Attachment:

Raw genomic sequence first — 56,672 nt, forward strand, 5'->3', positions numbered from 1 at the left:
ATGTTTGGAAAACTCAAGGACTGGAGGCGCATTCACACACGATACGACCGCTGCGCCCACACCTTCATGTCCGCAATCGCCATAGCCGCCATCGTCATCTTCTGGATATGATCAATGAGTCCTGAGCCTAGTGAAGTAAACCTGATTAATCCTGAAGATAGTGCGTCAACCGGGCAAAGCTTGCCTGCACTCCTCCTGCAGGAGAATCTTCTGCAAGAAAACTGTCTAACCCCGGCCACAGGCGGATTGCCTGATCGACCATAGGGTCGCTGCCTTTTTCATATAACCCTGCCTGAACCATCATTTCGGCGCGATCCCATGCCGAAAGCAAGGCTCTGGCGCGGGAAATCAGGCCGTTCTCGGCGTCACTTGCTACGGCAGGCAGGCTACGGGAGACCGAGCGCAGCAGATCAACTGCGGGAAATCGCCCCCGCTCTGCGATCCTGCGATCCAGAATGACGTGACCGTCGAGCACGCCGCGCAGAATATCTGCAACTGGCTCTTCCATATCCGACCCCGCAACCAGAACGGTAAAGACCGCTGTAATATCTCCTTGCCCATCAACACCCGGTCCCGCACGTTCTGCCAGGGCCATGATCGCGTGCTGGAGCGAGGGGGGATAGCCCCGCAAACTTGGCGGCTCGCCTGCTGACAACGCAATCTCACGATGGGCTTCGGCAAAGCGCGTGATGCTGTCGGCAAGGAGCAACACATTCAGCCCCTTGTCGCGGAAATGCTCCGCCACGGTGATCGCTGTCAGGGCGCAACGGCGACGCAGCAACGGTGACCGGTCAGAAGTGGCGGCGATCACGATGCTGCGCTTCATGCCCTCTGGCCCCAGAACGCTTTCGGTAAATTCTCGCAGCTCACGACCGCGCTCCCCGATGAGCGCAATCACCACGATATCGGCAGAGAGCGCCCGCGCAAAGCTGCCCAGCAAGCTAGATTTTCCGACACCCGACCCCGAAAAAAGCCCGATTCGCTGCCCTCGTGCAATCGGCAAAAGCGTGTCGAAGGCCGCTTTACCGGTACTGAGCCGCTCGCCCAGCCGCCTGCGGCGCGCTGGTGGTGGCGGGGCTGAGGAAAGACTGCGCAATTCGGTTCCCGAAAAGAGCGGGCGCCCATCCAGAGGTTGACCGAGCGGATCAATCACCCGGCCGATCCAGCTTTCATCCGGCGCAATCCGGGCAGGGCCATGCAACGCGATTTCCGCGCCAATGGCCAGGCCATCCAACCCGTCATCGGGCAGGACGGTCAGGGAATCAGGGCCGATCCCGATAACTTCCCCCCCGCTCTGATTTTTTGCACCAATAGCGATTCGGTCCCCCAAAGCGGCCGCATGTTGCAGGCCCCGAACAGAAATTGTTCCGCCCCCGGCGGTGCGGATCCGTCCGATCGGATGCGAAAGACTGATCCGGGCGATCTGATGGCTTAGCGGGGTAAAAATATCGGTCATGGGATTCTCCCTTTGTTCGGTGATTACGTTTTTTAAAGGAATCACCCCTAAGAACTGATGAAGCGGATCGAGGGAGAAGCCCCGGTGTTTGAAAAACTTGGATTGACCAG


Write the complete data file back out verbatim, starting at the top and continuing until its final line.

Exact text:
Raw genomic sequence first — 56,672 nt, forward strand, 5'->3', positions numbered from 1 at the left:
ATGTTTGGAAAACTCAAGGACTGGAGGCGCATTCACACACGATACGACCGCTGCGCCCACACCTTCATGTCCGCAATCGCCATAGCCGCCATCGTCATCTTCTGGATATGATCAATGAGTCCTGAGCCTAGTGAAGTAAACCTGATTAATCCTGAAGATAGTGCGTCAACCGGGCAAAGCTTGCCTGCACTCCTCCTGCAGGAGAATCTTCTGCAAGAAAACTGTCTAACCCCGGCCACAGGCGGATTGCCTGATCGACCATAGGGTCGCTGCCTTTTTCATATAACCCTGCCTGAACCATCATTTCGGCGCGATCCCATGCCGAAAGCAAGGCTCTGGCGCGGGAAATCAGGCCGTTCTCGGCGTCACTTGCTACGGCAGGCAGGCTACGGGAGACCGAGCGCAGCAGATCAACTGCGGGAAATCGCCCCCGCTCTGCGATCCTGCGATCCAGAATGACGTGACCGTCGAGCACGCCGCGCAGAATATCTGCAACTGGCTCTTCCATATCCGACCCCGCAACCAGAACGGTAAAGACCGCTGTAATATCTCCTTGCCCATCAACACCCGGTCCCGCACGTTCTGCCAGGGCCATGATCGCGTGCTGGAGCGAGGGGGGATAGCCCCGCAAACTTGGCGGCTCGCCTGCTGACAACGCAATCTCACGATGGGCTTCGGCAAAGCGCGTGATGCTGTCGGCAAGGAGCAACACATTCAGCCCCTTGTCGCGGAAATGCTCCGCCACGGTGATCGCTGTCAGGGCGCAACGGCGACGCAGCAACGGTGACCGGTCAGAAGTGGCGGCGATCACGATGCTGCGCTTCATGCCCTCTGGCCCCAGAACGCTTTCGGTAAATTCTCGCAGCTCACGACCGCGCTCCCCGATGAGCGCAATCACCACGATATCGGCAGAGAGCGCCCGCGCAAAGCTGCCCAGCAAGCTAGATTTTCCGACACCCGACCCCGAAAAAAGCCCGATTCGCTGCCCTCGTGCAATCGGCAAAAGCGTGTCGAAGGCCGCTTTACCGGTACTGAGCCGCTCGCCCAGCCGCCTGCGGCGCGCTGGTGGTGGCGGGGCTGAGGAAAGACTGCGCAATTCGGTTCCCGAAAAGAGCGGGCGCCCATCCAGAGGTTGACCGAGCGGATCAATCACCCGGCCGATCCAGCTTTCATCCGGCGCAATCCGGGCAGGGCCATGCAACGCGATTTCCGCGCCAATGGCCAGGCCATCCAACCCGTCATCGGGCAGGACGGTCAGGGAATCAGGGCCGATCCCGATAACTTCCCCCCCGCTCTGATTTTTTGCACCAATAGCGATTCGGTCCCCCAAAGCGGCCGCATGTTGCAGGCCCCGAACAGAAATTGTTCCGCCCCCGGCGGTGCGGATCCGTCCGATCGGATGCGAAAGACTGATCCGGGCGATCTGATGGCTTAGCGGGGTAAAAATATCGGTCATGGGATTCTCCCTTTGTTCGGTGATTACGTTTTTTAAAGGAATCACCCCTAAGAACTGATGAAGCGGATCGAGGGAGAAGCCCCGGTGTTTGAAAAACTTGGATTGACCAG